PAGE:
• Climbers on Morning Glory Spire

    City Of Rocks

    National Reserve Idaho

Plan Your Visit

Camping in City of Rocks

Camping in City of Rocks is popular from April to November

Wallace Keck

Located less than one hour south of Burley, City of Rocks National Reserve is one of Southern Idaho's best backcountry adventures. The 14,407-acre Reserve is situated at the south end of the Albion Mountains, and features towering granite pinnacles, fins, and domes.

Emigrants of the California Trail (1843-1882) describe the rocks here in vivid detail as "a city of tall spires," "steeple rocks," and "the silent city." Today, this backcountry byway attracts rock climbers, campers, hikers, hunters, and those with the spirit of adventure. There's inspirational scenery, exceptional opportunities for geologic study, and remnants of the Old West awaiting your discovery.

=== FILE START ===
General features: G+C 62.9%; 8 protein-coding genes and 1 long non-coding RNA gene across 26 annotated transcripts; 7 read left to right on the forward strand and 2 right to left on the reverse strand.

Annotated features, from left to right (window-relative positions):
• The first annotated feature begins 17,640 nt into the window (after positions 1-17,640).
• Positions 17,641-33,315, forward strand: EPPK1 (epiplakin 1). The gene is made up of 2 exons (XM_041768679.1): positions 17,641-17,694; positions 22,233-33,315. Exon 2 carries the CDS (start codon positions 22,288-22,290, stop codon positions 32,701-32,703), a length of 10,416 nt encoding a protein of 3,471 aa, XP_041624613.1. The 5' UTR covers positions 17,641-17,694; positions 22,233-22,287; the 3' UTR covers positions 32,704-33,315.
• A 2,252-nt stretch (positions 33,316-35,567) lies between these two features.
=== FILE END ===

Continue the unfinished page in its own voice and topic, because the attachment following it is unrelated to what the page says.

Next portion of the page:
Nearby Castle Rocks State Park exhibits similar scenic beauty, climbing, miles of hiking trails, mountain biking, horseback riding,and shaded picnicking beside Almo Creek. Castle Rocks offers 38 serviced campsites, yurts, lodge, and bunkhouse for overnight guests.

The visitor center for both the Reserve and State Park is located in the historic village of Almo. The center is open seven days a week from mid-April to mid-October, andTuesday through Saturday during the winter months.

The village of Almo was established in 1878, and remains an unincorporated community of deeply-rooted families of cattle ranching heritage. Basic services are available, such as fuel, groceries and camping supplies, restaurants, lodging, post office, and hot spring.

Whether you're just passing through or staying for a week, let us help you make the most of your visit and create lifetime memories. Visit our Things To Do page for the most popular activities and opportunities.

 

Did You Know?

Old Kelton Stage Station with the Twin Sisters towering in the background.

The City of Rocks stage station was a Home Station located at the head of Emigrant Canyon. Stage stations were located 10 to 15 miles apart at sites with water and grass for the horses. “Home Stations” were situated 50 to 60 miles apart and provided lodging for drivers and a meal for passengers.